How Do You Develop, and Successfully Incorporate, PROs in Hematology? Experts Chime in at ASH

Presenters at an education session, titled Patient-Reported Outcomes in Hematology, addressed the importance of embracing the patient perspective in healthcare delivery, on the second day of the annual meeting of the American Society of Hematology, being held December 5-8, in Orlando, Florida.

A patient-reported outcome (PRO) is defined as the measurement of a patient’s perception of a health condition and its treatment. A session on PROs and the importance of embracing the patient perspective in healthcare delivery witnessed a healthy discussion between a developer of these tools, a representative of the FDA who reviews these tools when used by drug developers, and a clinician who is the end-user of PROs in clinical practice. These presenters were participants in an education session on Patient-Reported Outcomes in Hematology on the second day of the annual meeting of the American Society of Hematology, being held December 5-8, in Orlando, Florida.

David Cella, PhD, from the Feinberg School of Medicine, Northwestern University, began the session, introducing The Science behind Developing a Patient-Reported Outcome Measure. Cella has been a pioneer in developing The Patient Reported Outcomes Measurement Information System (PROMIS), which has seen wide-scale adoption in clinical practice. PROMIS is a National Insitutes of Health (NIH)-funded measurement system that uses item response theory and provides researchers and clinicians the ability to determine PROs using precise and reliable tools.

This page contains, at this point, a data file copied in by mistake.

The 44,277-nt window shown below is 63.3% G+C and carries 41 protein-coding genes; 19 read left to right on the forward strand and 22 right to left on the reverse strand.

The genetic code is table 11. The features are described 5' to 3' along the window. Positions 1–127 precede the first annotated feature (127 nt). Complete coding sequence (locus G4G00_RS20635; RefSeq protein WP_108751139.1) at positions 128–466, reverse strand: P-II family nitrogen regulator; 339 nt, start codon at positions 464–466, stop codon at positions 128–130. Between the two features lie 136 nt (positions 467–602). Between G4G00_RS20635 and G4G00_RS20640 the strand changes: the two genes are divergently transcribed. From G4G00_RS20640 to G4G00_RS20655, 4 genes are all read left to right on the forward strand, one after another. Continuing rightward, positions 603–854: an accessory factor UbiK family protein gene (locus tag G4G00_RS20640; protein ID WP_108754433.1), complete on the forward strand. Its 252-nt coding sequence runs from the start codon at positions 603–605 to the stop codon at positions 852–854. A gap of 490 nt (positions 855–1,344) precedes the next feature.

Although Cella is involved in developing these outcomes measures across a range of therapeutic areas, he geared his talk to present the hematology context, outlining fatigue as an indexed symptom for patient-reported outcomes measures (PROMs), the promise of PROMs, and where he sees the future for these measures.

“There’s value in asking systematic questions on patient outcomes. The series of endpoints, such as tumor response, progression-free survival (PFS), disease progression, which are commonly used as outcomes measures, may not always relate with overall survival (OS),” Cella said. “However, if we place a value on tumor response and PFS that makes sense to people, including patients’ treatment experience, it can significantly contribute to the value proposition of a regimen,” he explained.